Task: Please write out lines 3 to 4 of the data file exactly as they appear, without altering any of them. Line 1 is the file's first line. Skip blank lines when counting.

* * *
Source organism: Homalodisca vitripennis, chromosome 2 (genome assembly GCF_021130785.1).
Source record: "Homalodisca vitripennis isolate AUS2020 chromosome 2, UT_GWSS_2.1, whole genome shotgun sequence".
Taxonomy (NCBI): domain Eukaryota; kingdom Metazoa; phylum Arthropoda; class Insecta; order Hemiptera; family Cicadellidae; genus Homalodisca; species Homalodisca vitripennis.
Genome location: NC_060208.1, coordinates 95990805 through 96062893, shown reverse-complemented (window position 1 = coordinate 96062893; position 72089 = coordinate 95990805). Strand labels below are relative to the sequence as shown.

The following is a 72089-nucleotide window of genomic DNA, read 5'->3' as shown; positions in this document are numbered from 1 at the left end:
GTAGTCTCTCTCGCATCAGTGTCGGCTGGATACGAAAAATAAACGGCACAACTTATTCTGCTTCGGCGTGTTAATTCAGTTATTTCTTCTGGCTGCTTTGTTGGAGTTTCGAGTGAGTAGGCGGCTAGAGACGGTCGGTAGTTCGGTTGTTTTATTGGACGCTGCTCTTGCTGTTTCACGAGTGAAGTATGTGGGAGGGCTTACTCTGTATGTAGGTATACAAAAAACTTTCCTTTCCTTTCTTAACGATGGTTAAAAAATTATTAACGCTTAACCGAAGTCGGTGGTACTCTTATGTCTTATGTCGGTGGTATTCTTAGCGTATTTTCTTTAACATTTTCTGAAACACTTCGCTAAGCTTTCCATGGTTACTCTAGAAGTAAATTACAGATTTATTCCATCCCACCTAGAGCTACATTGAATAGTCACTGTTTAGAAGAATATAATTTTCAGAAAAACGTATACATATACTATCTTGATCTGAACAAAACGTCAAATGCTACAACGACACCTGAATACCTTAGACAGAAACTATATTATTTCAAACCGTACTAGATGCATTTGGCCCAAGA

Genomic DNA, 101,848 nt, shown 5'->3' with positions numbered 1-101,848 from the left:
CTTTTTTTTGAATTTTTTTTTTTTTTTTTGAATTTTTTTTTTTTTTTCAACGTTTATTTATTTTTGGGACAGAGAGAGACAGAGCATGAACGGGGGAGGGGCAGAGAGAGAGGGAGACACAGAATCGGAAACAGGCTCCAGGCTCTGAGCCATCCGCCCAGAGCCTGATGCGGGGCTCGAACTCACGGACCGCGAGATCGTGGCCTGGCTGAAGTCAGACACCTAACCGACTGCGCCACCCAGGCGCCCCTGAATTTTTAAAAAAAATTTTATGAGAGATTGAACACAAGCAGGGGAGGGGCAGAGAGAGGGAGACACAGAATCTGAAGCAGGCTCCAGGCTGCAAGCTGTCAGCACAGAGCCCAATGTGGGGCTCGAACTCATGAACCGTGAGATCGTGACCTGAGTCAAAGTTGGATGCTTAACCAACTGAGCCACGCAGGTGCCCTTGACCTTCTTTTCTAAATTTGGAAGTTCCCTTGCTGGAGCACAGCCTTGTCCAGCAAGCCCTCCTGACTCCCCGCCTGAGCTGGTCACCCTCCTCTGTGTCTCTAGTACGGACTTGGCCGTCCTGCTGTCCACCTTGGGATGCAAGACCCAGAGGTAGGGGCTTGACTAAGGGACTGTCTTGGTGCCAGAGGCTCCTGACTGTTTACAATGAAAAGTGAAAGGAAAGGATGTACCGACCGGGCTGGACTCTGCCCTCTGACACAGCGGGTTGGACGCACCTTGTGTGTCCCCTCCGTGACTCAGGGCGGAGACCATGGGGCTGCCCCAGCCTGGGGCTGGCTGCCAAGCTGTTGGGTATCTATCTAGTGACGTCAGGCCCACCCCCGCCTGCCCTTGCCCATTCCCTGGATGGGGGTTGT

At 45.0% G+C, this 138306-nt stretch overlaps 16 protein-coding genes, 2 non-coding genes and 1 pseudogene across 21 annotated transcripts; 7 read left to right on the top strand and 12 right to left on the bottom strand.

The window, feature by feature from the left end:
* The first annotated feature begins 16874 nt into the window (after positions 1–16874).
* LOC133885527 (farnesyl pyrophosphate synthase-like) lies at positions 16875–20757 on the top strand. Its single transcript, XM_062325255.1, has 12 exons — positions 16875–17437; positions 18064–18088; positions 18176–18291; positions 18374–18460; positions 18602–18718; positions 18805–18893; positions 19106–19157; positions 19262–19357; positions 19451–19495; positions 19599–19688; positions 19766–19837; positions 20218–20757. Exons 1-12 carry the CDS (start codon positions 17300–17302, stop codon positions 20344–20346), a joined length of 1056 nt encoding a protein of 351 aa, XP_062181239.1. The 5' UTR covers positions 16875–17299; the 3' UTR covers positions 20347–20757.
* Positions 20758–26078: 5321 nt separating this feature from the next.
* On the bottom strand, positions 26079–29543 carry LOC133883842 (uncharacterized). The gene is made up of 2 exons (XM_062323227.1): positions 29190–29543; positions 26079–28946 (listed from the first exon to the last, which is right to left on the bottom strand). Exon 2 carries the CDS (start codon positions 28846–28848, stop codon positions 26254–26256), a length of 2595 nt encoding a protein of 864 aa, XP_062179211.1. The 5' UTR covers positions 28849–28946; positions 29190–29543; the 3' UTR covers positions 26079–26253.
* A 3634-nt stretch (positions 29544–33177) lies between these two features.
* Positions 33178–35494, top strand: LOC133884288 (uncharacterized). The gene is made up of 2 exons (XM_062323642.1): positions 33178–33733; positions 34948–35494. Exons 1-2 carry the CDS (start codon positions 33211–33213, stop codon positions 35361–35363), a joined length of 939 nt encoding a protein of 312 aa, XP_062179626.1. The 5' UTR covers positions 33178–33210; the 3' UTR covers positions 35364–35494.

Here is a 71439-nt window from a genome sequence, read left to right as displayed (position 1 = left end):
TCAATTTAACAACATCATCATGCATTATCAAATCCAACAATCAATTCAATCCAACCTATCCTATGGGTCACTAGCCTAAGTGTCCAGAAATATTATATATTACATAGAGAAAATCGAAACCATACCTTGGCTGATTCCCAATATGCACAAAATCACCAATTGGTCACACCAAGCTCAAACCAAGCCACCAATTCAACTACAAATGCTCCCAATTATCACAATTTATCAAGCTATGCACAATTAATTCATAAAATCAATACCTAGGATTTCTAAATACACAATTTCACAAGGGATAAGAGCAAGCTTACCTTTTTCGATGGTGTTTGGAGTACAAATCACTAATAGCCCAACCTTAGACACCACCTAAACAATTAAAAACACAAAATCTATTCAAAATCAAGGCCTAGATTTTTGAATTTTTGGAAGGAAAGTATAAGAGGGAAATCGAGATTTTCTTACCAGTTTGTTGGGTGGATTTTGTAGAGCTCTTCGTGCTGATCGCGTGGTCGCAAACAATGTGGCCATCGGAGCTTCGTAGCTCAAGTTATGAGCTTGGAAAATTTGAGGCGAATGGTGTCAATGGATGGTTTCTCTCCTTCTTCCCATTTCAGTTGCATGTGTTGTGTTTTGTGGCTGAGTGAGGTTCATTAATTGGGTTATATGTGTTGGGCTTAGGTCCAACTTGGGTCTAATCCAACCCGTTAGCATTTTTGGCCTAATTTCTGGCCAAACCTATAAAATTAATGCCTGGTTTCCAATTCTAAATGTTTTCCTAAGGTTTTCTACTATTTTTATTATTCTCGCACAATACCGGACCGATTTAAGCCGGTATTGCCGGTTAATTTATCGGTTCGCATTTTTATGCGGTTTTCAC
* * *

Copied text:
Taxonomy (NCBI): domain Eukaryota; kingdom Metazoa; phylum Arthropoda; class Insecta; order Hemiptera; family Cicadellidae; genus Homalodisca; species Homalodisca vitripennis.
Genome location: NC_060208.1, coordinates 95990805 through 96062893, shown reverse-complemented (window position 1 = coordinate 96062893; position 72089 = coordinate 95990805). Strand labels below are relative to the sequence as shown.